Myths surrounding the practice of Hydraulic Fracturing persist despite the growth in output of oil and natural gas. In the fourth part of our Hydraulic Fracturing series we’ll look at claims of increased seismic activity associated with the practice.
Numbers Tell the Story: At the time of the writing of this article, there are estimated to be at least 1.1 million active hydraulic fracturing wells in the United States. Worldwide, there has only been a total of 44 earthquakes – 6% of all human-caused seismic events – that have been conclusively linked to hydraulic fracturing. Nine earthquakes in the U.S. can be traced back to the process but most of them weren’t large enough to even be felt. Only three of the nine were felt on the surface with the vibrations equivalent to a passing truck or operating drill rig.
Cause of Seismic Activity Found Inconclusive: The hydraulic fracturing practice itself isn’t thought to cause seismic activity but the process of wastewater disposal associated with all gas and oil extraction operations is more likely the culprit. When the wastewater produced is injected into high-permeability wells deep underground at high pressures, it can add pressure to existing tectonic faults. A recent study from the Institute for Geophysics at the University of Texas at Austin found that even though the presence of injection wells increased the chances of small earthquakes, that didn’t necessarily mean earthquakes were a guaranteed result. A significant number of similar wells with similar injection rates didn’t experience any earthquakes in the surrounding area.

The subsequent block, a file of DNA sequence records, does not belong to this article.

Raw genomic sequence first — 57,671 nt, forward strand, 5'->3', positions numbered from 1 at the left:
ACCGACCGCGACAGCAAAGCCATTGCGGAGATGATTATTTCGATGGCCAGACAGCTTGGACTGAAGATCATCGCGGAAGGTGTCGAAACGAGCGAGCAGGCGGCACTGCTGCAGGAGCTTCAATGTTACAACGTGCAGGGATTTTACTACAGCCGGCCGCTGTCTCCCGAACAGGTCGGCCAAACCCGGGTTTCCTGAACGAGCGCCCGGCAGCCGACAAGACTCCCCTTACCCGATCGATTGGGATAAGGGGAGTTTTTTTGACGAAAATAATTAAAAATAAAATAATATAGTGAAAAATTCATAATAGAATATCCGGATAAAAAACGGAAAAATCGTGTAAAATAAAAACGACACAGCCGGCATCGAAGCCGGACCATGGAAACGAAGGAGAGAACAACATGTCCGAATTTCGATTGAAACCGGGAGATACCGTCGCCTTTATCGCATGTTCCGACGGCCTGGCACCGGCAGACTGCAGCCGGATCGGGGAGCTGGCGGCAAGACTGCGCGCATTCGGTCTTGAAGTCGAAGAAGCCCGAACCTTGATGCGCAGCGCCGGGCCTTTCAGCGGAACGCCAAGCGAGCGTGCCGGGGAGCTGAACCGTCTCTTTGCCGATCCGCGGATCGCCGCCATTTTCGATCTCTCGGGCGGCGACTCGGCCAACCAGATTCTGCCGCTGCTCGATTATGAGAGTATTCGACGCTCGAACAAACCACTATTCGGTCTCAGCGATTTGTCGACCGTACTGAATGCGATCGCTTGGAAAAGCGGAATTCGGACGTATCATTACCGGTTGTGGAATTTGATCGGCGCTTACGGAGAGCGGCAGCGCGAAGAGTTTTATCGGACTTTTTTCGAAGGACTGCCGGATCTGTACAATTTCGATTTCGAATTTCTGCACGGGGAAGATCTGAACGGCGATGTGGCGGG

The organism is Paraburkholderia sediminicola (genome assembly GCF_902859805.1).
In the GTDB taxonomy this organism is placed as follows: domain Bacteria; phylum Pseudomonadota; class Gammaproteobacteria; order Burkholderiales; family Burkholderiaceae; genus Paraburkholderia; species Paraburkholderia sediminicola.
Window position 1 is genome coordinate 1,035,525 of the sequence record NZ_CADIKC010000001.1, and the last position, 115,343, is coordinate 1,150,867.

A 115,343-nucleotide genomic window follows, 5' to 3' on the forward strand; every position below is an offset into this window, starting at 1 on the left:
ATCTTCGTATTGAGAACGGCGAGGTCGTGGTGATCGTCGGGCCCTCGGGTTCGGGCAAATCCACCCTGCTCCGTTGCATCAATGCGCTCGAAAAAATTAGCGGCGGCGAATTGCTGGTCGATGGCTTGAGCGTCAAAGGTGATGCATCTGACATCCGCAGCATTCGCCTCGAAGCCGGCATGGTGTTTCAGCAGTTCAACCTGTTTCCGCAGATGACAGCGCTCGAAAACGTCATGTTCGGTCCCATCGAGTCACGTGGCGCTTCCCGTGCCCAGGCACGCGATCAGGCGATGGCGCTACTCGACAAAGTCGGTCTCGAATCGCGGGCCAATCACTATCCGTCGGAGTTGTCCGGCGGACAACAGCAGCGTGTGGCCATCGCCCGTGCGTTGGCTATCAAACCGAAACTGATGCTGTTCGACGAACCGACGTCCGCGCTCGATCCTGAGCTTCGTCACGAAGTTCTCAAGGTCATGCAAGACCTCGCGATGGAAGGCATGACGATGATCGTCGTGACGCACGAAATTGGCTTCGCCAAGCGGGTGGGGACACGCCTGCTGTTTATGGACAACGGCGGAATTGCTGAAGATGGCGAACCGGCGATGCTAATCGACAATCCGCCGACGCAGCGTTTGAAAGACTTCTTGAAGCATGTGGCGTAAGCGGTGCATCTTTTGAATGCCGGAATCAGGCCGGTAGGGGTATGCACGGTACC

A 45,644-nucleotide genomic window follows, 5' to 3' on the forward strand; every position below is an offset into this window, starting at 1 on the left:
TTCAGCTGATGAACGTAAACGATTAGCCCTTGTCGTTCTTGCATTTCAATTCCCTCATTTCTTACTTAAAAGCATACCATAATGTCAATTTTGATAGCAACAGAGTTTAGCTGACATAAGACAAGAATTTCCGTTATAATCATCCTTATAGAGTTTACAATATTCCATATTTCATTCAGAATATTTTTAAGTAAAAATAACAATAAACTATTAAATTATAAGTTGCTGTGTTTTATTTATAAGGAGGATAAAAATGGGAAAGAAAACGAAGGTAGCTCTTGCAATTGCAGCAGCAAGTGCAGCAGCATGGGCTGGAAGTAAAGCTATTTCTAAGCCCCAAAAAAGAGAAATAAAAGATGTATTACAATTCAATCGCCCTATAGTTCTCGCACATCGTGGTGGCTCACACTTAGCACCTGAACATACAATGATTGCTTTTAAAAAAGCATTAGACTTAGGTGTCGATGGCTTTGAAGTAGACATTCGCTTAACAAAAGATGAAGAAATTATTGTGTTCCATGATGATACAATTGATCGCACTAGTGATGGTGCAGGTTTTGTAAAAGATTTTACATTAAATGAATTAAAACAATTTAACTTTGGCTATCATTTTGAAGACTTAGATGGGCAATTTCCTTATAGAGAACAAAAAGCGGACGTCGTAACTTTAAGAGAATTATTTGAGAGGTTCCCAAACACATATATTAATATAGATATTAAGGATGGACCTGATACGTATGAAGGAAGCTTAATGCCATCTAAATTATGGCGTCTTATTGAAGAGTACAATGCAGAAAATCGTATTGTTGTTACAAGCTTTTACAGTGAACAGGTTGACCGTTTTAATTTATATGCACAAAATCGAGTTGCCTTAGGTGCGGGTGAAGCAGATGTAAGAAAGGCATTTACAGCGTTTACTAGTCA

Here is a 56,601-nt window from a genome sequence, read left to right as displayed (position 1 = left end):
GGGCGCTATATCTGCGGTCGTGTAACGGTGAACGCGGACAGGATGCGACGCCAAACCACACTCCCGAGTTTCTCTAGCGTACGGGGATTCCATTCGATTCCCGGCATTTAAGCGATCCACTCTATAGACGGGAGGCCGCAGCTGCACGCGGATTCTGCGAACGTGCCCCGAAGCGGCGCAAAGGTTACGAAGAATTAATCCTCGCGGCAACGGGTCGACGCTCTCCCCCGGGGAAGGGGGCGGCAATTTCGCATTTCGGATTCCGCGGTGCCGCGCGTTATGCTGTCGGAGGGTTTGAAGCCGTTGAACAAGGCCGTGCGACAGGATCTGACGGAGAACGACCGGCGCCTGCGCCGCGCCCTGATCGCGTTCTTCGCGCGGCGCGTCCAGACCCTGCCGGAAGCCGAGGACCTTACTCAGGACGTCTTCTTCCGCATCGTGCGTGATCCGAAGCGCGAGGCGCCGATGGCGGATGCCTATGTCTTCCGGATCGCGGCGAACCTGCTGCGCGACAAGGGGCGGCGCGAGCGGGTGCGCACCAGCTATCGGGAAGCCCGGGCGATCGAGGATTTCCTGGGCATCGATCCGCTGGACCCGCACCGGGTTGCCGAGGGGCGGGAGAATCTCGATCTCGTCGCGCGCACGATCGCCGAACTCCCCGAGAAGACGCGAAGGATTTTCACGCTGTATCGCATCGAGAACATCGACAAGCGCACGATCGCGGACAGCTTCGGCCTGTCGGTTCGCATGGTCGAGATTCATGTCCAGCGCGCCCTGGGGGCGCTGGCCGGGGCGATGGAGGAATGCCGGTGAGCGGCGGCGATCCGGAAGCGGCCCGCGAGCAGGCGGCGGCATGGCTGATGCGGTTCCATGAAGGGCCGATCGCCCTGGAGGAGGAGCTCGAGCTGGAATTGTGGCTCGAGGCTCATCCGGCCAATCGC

Time and again negative myths surrounding hydraulic fracturing have been debunked by researchers and even the EPA. The practice has been proven to be safe for water and air, and not as a significant contributor to health issues or felt seismic activity. Energy prices have gone down as a result of hydraulic fracturing production and this translates into savings for consumers, leading to economic growth in the U.S. and around the world.